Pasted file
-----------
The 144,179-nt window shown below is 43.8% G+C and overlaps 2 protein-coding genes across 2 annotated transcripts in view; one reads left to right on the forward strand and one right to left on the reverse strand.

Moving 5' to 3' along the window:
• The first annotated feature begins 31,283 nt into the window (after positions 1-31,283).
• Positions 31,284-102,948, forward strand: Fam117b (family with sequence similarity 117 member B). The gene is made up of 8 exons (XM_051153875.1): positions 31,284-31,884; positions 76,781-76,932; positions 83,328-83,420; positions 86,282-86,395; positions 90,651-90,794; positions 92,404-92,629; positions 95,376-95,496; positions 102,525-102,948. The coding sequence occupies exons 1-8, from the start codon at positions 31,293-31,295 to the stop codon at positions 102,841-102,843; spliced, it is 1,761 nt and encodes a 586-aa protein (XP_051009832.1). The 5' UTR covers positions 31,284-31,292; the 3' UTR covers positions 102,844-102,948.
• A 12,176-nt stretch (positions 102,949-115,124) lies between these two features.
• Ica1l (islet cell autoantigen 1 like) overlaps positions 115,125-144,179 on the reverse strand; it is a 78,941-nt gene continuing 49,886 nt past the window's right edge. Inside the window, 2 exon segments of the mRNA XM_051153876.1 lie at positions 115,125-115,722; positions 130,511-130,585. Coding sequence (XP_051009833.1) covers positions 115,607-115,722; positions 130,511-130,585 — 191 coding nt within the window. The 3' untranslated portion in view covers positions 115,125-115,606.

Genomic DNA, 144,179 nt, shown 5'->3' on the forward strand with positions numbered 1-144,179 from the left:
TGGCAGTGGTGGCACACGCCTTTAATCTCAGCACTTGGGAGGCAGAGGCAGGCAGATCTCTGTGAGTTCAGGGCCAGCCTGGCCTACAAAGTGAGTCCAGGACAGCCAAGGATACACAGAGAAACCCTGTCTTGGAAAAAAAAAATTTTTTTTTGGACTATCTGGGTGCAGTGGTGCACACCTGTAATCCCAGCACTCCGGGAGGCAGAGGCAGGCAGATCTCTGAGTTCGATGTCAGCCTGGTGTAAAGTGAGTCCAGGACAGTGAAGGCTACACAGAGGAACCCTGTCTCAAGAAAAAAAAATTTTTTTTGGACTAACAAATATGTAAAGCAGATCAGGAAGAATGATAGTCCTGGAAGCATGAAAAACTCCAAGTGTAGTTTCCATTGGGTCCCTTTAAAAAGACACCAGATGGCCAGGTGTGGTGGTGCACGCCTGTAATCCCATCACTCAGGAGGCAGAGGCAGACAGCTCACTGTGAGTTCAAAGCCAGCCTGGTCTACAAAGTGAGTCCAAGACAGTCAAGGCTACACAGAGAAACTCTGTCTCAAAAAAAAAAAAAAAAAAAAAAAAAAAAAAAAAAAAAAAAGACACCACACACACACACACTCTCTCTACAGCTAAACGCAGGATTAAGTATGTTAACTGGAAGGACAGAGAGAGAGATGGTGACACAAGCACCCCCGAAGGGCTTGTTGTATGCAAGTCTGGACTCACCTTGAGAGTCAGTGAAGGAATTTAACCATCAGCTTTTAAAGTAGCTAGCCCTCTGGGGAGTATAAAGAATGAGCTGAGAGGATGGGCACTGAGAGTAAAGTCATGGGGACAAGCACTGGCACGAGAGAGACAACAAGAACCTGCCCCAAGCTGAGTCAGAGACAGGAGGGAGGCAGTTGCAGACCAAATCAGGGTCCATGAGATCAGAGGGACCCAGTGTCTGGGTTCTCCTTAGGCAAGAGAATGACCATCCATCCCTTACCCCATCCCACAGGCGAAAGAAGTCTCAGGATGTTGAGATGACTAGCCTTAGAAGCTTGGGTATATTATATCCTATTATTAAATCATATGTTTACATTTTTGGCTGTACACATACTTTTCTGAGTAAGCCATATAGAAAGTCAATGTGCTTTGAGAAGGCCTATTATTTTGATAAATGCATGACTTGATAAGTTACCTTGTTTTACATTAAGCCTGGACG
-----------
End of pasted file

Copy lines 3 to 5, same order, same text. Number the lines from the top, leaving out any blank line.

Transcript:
• The first annotated feature begins 31,283 nt into the window (after positions 1-31,283).
• Positions 31,284-102,948, forward strand: Fam117b (family with sequence similarity 117 member B). The gene is made up of 8 exons (XM_051153875.1): positions 31,284-31,884; positions 76,781-76,932; positions 83,328-83,420; positions 86,282-86,395; positions 90,651-90,794; positions 92,404-92,629; positions 95,376-95,496; positions 102,525-102,948. The coding sequence occupies exons 1-8, from the start codon at positions 31,293-31,295 to the stop codon at positions 102,841-102,843; spliced, it is 1,761 nt and encodes a 586-aa protein (XP_051009832.1). The 5' UTR covers positions 31,284-31,292; the 3' UTR covers positions 102,844-102,948.
• A 12,176-nt stretch (positions 102,949-115,124) lies between these two features.